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I am planning a database. It will track when a software program has been registered and log the information in the Registered table.

Two questions:

1: where should i log invalid registration attempts. For example if the user enters the wrong registration information or if they try to register but they have used all of their licenses. I want to remember this information but where do i put it?

I was thinking a separate FailiedRegiatration table or in general notifications table. What do you think?

2: Also if a user registers the same computer i want to allow them however i want to document that they reregistered the computer. Where should i store this information?

I was thinking making a DateRegiatered table that is linked to the Refistered table. That way for each successful registration i can keep track if someone reregisteres on the same computer.

Any comments are helpful as i think through this.

Thanks.

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3 Answers 3

  1. If you need to specifically act on failed registrations, or later activate it and make it a successful registration table, store it in a separate table. If you only need to know about it, consider just storing the failure in a log table of some sort.

  2. I think you want a separate table tracking user, and the machine registered on; that way, you know how many registrations a user performed, whether its 1, 2, or 10, etc. Just a pointer table that points to user ID and the registration...

My two cents.

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Yes another idea was to store all registrations in one table as you suggested. The only problem I can see is how to determine how many actual different computers that have been registered. If i limit registrations to 2 times and the user has registered 10 times but all on the same commuter then they should be allowed to register again but how do i know this with all of the duplicate registrations in the table? –  Steve Aug 12 '10 at 2:32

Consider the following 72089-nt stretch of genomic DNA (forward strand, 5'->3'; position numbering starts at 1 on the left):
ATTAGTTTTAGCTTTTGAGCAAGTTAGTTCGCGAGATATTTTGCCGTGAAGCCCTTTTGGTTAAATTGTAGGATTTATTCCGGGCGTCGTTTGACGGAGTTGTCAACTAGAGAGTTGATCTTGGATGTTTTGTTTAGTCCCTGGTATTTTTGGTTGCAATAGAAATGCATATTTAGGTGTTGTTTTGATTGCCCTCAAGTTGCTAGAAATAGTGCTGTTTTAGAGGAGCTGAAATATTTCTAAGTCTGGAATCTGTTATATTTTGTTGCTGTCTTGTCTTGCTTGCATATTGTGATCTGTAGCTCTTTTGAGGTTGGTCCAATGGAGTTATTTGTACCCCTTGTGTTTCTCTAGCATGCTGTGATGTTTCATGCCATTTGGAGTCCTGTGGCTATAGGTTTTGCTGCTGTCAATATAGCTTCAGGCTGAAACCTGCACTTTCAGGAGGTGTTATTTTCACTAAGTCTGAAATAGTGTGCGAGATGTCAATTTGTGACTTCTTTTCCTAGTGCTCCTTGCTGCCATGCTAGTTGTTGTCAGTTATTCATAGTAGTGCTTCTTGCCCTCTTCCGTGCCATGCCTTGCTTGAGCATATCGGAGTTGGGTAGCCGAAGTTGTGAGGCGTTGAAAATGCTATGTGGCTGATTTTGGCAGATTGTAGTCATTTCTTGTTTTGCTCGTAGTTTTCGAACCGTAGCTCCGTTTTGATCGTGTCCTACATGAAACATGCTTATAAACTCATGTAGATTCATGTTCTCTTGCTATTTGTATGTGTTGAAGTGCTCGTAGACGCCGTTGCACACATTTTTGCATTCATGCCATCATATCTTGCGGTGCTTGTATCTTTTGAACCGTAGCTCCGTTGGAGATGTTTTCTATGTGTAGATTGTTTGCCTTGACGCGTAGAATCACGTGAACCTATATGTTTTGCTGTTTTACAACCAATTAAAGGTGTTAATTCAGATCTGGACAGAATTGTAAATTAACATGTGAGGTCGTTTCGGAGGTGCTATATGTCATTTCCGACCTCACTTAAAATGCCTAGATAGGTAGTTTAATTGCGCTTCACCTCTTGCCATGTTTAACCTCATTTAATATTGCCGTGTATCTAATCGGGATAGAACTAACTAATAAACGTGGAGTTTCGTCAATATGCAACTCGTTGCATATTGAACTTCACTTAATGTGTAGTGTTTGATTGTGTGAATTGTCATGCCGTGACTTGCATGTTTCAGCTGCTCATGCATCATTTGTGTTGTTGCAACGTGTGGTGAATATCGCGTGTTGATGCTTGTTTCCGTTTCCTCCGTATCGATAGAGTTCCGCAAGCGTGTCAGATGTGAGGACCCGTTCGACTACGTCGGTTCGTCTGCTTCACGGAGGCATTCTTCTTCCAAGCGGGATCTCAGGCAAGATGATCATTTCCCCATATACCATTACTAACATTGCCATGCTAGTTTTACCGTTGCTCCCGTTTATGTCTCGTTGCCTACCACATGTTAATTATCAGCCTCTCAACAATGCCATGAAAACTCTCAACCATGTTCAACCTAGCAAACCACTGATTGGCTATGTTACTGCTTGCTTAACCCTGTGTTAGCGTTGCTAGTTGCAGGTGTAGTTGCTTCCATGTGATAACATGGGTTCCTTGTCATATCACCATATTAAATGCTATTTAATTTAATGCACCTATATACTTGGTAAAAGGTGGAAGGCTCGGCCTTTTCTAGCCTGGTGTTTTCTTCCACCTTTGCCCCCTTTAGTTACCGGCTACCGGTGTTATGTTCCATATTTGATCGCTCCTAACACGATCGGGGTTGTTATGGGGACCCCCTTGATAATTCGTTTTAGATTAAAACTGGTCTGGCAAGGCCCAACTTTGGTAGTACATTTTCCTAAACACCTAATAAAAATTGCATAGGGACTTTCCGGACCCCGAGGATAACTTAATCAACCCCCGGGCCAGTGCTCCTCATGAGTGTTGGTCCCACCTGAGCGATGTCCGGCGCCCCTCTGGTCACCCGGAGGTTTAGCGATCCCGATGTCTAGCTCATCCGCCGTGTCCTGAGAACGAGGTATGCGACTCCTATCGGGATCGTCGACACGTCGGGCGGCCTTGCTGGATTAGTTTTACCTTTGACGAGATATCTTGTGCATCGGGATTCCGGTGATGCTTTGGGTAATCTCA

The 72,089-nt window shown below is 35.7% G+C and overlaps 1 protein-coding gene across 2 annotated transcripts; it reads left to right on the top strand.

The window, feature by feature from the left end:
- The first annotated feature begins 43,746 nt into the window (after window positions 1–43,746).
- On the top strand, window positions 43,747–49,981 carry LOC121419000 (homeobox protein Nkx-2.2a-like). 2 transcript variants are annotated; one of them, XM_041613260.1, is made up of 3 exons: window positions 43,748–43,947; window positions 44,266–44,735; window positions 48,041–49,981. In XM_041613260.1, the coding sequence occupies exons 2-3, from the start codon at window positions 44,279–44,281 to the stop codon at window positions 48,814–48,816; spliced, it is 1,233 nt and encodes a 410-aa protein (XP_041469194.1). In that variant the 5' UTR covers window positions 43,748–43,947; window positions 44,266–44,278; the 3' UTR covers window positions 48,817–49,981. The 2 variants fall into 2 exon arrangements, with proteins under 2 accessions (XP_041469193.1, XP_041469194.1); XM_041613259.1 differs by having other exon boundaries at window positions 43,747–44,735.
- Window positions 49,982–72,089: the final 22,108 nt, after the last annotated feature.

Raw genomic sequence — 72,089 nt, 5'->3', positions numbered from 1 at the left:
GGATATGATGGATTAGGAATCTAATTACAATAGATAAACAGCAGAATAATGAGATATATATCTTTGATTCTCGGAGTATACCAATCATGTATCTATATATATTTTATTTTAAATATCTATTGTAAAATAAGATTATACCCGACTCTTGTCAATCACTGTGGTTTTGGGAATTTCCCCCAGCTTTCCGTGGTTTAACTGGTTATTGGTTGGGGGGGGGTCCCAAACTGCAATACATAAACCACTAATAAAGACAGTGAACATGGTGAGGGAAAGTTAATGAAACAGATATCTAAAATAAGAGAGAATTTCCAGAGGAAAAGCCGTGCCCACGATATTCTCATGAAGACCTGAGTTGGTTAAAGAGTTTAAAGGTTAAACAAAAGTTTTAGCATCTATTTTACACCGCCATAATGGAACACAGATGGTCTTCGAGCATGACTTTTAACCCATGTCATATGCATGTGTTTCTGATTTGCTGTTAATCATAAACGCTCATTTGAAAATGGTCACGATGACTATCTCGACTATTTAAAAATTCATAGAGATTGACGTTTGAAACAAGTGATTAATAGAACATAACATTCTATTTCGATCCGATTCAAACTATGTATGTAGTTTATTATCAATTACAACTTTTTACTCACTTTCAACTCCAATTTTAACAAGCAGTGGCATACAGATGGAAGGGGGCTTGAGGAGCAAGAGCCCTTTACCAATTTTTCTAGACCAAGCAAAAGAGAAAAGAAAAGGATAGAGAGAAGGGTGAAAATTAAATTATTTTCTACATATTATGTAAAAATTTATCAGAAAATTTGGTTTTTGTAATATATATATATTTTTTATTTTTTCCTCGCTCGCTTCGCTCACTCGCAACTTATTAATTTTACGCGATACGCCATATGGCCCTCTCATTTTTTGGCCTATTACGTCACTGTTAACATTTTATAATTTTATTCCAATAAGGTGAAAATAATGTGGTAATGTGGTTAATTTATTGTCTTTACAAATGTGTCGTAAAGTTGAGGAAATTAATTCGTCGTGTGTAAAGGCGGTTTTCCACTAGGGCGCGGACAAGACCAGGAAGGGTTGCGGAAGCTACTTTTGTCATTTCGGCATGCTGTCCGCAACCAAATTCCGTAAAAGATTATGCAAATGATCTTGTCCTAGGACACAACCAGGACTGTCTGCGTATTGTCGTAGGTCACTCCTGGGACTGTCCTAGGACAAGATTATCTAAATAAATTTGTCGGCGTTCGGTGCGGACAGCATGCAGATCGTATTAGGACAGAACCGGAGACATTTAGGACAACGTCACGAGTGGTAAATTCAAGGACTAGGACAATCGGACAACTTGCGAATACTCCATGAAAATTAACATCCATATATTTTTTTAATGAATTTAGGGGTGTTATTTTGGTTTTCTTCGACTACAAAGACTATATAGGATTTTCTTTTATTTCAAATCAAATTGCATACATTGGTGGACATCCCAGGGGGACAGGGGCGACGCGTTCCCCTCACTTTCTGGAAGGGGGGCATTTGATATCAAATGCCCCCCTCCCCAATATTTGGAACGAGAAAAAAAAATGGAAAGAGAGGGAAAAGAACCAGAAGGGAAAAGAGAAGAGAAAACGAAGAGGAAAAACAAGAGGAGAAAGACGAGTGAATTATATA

You could store all registrations in that table, and add an IsFailed flag to denote the failed registrations. You have to also figure out how to uniquely identify a machine; is this for a web site or a windows application? The language of choice may have the ability to capture the machine name registered for, and then you can store this in the database too... or look at some other identity mechanism to identify the machine. –  Brian Mains Aug 12 '10 at 12:43

Personally, I prefer to use logs, rather than database tables, to record "events" that are suitable for logging, and your "failed registration" event definitely seems to fall under this category (the "dates of registration" information is more debatable from this point of view).

Of course, that does depend on having a good logging system (with log rotation, etc) and a good log-processing system too -- many hosting providers, for example, may not give you those, though they'll typically let you use a relational DB.

If that's the case (you can't rely on "good logging and log processing", but rather whatever you do need to persist must go s/where in the DB), then one or more "log-like tables" (more or less like you outline) are a kind-of-OK workaround (and it's hard to suggest better ones, especially without enough info about your deployment situation;-).

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The only problem I can see with dumping it in a log table is that I would assume the log message would be the name email and key that was triednto register. And since his info is concatenated together in one log message column it would be more difficult to search. –  Steve Aug 12 '10 at 2:36
    
@Steve, yep, logs are not made for searching, they're made for sequential "batch" processing that produces (off-line, later, "batch-like", periodically -- and especially without adding to the overall load involved in serving a request) whatever tables and summaries you need (ideally, if deployment constraints allow, on another server not involved in the business of doing users' bidding;-). A core principle of good server architecture: serve fast -- anything not directly involved in serving must not be allowed to increase the latency, and logging & later processing is ideal for that. –  Alex Martelli Aug 12 '10 at 3:06

I think 2 tables would work. One table to track users (eg: id, username, serial, email), and one table to track registrations (id, foreign key to the users table, timestamp, record of success or failure, and some field to id the user's computer).

The second table would be your log table and have entries for successful initial reg, successful re-registration, and failed registration attempts. no?

Depending on how much information on the user's machine you have you can come up with various ways to ID if it is the same machine or not. This is a hard problem though.

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Yeah I have most of the db design done but I am stuck on my questions above. My design has table for users programs orders orderItems registrations computers etc... –  Steve Aug 12 '10 at 2:48

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